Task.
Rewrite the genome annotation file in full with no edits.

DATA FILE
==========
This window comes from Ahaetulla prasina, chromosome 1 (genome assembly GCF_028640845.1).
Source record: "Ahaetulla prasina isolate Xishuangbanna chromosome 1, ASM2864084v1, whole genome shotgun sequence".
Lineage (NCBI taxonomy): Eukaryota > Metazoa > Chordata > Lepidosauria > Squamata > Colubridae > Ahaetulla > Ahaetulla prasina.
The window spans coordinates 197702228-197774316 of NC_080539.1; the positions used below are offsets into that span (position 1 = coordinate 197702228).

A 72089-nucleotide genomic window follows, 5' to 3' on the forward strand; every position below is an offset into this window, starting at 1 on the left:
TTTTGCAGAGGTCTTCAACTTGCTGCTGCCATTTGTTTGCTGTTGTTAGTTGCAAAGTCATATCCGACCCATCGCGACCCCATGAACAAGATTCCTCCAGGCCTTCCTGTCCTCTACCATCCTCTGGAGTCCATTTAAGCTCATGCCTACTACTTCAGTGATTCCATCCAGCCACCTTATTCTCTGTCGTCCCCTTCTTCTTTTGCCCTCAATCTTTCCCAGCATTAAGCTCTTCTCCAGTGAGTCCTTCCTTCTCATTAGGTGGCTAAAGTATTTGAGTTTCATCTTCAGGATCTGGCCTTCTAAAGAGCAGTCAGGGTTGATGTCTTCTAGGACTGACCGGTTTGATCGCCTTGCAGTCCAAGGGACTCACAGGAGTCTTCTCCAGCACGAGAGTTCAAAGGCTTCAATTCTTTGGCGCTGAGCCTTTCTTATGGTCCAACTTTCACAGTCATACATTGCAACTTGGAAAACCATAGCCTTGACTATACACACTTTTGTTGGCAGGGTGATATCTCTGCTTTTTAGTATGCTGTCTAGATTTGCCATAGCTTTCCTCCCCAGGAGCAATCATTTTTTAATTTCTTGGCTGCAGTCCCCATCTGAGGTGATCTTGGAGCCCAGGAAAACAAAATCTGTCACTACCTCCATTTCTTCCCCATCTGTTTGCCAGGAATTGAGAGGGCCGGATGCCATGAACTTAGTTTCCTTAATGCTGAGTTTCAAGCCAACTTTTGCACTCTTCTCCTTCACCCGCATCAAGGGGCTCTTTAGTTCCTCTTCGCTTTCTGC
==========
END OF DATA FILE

This window comes from Ahaetulla prasina, chromosome 1 (genome assembly GCF_028640845.1).
Source record: "Ahaetulla prasina isolate Xishuangbanna chromosome 1, ASM2864084v1, whole genome shotgun sequence".
Lineage (NCBI taxonomy): Eukaryota > Metazoa > Chordata > Lepidosauria > Squamata > Colubridae > Ahaetulla > Ahaetulla prasina.
The window spans coordinates 197702228-197774316 of NC_080539.1; the positions used below are offsets into that span (position 1 = coordinate 197702228).

A 72089-nucleotide genomic window follows, 5' to 3' on the forward strand; every position below is an offset into this window, starting at 1 on the left:
TTTTGCAGAGGTCTTCAACTTGCTGCTGCCATTTGTTTGCTGTTGTTAGTTGCAAAGTCATATCCGACCCATCGCGACCCCATGAACAAGATTCCTCCAGGCCTTCCTGTCCTCTACCATCCTCTGGAGTCCATTTAAGCTCATGCCTACTACTTCAGTGATTCCATCCAGCCACCTTATTCTCTGTCGTCCCCTTCTTCTTTTGCCCTCAATCTTTCCCAGCATTAAGCTCTTCTCCAGTGAGTCCTTCCTTCTCATTAGGTGGCTAAAGTATTTGAGTTTCATCTTCAGGATCTGGCCTTCTAAAGAGCAGTCAGGGTTGATGTCTTCTAGGACTGACCGGTTTGATCGCCTTGCAGTCCAAGGGACTCACAGGAGTCTTCTCCAGCACGAGAGTTCAAAGGCTTCAATTCTTTGGCGCTGAGCCTTTCTTATGGTCCAACTTTCACAGTCATACATTGCAACTTGGAAAACCATAGCCTTGACTATACACACTTTTGTTGGCAGGGTGATATCTCTGCTTTTTAGTATGCTGTCTAGATTTGCCATAGCTTTCCTCCCCAGGAGCAATCATTTTTTAATTTCTTGGCTGCAGTCCCCATCTGAGGTGATCTTGGAGCCCAGGAAAACAAAATCTGTCACTACCTCCATTTCTTCCCCATCTGTTTGCCAGGAATTGAGAGGGCCGGATGCCATGAACTTAGTTTCCTTAATGCTGAGTTTCAAGCCAACTTTTGCACTCTTCTCCTTCACCCGCATCAAGGGGCTCTTTAGTTCCTCTTCGCTTTCTGC